Zuse Z3
Zuse Z3

It is perhaps fortunate that the Nazis didn’t see the potential of the computer – in Britain the Colossus computer was breaking high-level German codes produced by the Lorenz cipher. This allowed the Allies to read communications from German high-command, including some from Adolf Hitler himself.

The Z3 ended up being largely forgotten, although a reconstruction was made after the war which now resides in the Deutsches Museum. In different circumstances – probably not very good circumstances considering – the Zuse Z3 might have been the progenitor of modern computing. But it wasn’t, instead the Zuse company was taken over by Brown Boveri in 1964 and then was sold on to Siemens in 1966, eventually disappearing in 1971. In 1999 the computer division of Siemens merged into a joint venture with Fujitsu, eventually being wholly taken over by the Japanese firm in 2009. Perhaps somewhere in there a little bit of Zuse DNA lives on.

Image credits:
DKsen via Wikimedia Commons – CC0
Floheinstein via Flickr - CC BY-SA 2.0

Saturday, 22 May 2021

IBM 7030 Stretch (1961)

Introduced May 1961

Sometimes products are released that look like they are sure-fire successes at the time, but end up in the long run as being insignificant. Sometimes products are launched that look like failures, but end up changing the world in some way. The IBM 7030 Stretch is a little of one and a little of the other.

The 7030 was IBM’s first fully transistorised computer, and at launch it was the fastest computer in the world. Projected to be priced at an eye-watering $13.5 million dollars in 1961 money (about ten times that today), this was a serious computer for serious organisations – coming in at 32 metric tons and consuming 100kW of power.

Transistor technology had been developing at a rapid rate by the start of the 1960s and IBM proposed using diffusion transistors for the new design. This was a risk move for the typically risk-averse IBM, but competition with companies such as UNIVAC was heating up. The initial goals for the 7030 was impressive – a 64-bit system capable of a processing capacity of 10 MIPs. When the technical complexities of the project began to dawn, this was dropped to 4 MIPS. When the 7030 was launched, it actually shipped with 1.2 MIPS.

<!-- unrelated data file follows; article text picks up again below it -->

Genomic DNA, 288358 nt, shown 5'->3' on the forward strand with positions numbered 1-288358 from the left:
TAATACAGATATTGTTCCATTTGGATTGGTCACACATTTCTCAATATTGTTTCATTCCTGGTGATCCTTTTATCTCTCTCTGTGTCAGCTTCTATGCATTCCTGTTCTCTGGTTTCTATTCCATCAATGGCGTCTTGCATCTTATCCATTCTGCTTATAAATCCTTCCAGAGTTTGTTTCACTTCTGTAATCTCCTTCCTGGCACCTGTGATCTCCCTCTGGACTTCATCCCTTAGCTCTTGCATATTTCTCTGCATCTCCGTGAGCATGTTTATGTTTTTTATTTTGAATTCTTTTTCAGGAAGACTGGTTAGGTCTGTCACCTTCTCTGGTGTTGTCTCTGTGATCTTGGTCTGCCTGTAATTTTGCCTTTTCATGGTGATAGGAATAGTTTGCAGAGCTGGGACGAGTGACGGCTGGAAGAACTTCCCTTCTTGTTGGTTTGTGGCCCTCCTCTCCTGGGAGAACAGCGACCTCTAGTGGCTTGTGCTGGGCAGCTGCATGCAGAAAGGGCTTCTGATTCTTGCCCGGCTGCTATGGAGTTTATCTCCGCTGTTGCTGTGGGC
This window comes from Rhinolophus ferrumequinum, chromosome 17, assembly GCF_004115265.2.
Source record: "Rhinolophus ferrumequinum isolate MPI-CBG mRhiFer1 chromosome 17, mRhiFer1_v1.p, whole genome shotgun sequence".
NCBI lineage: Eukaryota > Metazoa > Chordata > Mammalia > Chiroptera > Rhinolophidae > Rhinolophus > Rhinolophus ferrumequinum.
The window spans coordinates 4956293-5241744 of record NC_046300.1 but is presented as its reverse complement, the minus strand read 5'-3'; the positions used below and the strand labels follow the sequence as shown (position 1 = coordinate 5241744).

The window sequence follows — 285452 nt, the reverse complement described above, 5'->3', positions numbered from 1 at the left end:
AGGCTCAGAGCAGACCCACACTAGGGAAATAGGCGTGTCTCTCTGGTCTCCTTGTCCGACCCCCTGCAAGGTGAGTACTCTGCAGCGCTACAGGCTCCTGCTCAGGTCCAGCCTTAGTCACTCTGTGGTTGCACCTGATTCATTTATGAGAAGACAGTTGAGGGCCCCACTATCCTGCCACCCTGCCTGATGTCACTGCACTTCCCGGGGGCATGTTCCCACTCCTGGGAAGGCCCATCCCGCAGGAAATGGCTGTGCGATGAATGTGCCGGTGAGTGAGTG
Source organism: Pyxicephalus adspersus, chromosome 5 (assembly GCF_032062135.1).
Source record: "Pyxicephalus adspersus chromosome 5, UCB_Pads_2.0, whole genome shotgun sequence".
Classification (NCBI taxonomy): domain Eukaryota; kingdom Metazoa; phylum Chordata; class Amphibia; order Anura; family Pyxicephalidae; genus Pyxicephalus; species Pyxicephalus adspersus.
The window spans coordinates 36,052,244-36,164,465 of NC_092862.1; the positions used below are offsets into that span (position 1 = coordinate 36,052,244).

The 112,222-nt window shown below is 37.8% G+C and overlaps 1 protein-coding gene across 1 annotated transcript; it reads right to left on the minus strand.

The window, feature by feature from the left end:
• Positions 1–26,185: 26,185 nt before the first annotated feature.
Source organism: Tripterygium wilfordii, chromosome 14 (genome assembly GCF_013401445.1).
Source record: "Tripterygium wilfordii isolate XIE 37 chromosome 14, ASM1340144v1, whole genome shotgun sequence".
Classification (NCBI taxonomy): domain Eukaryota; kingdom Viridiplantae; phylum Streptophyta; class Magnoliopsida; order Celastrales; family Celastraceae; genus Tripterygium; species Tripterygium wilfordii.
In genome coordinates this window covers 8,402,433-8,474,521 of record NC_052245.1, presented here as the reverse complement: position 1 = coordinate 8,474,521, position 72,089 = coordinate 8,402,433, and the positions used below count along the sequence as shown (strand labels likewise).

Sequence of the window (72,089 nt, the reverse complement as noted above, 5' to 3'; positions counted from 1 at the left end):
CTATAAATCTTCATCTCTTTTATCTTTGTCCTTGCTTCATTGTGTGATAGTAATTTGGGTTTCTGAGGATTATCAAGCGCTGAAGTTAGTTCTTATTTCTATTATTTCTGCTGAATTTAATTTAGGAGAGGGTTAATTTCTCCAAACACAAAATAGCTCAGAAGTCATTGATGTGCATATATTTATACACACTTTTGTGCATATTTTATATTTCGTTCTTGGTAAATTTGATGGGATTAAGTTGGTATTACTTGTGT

IBM 7030 Stretch
IBM 7030 Stretch

The system performance was a disappointment – even though it turned out that the 7030 was the fastest computer in the world. IBM cancelled new orders and halved the price for those who had already ordered it. In IBM’s eyes, the 7030 was a failure. Just 9 units were sold – including one secret version known as “Harvest”. There were significant internal recriminations at IBM, with plenty of finger-pointing going round and people anxious to assign blame.

But the 7030 was more of a technological success than was realised, and the innovations in hardware and software found their way into other IBM products, especially the successful IBM System/360 series which found their way into corporations everywhere. And although many of the technologies in the 7030 were soon obsolete, they all provided an important stepping-stone in the development of 1960s computing.

IBM 7030 Stretch

Two key figures in the 7030 Stretch were Gene Amdahl, a legendary designer of powerful early mainframes and Frederick Brooks who went on to write the seminal software engineering tome “The Mythical Man Month”. This book attempted to learn from the mistakes in the project management of Stretch and other projects, significantly the idea that adding more people to a late software project will only make it later. Despite being in print for more than 40 years, corporations continue to make the same mistakes that IBM did in the early 1960s.

Image credits: Don DeBold via Flickr - CC BY 2.0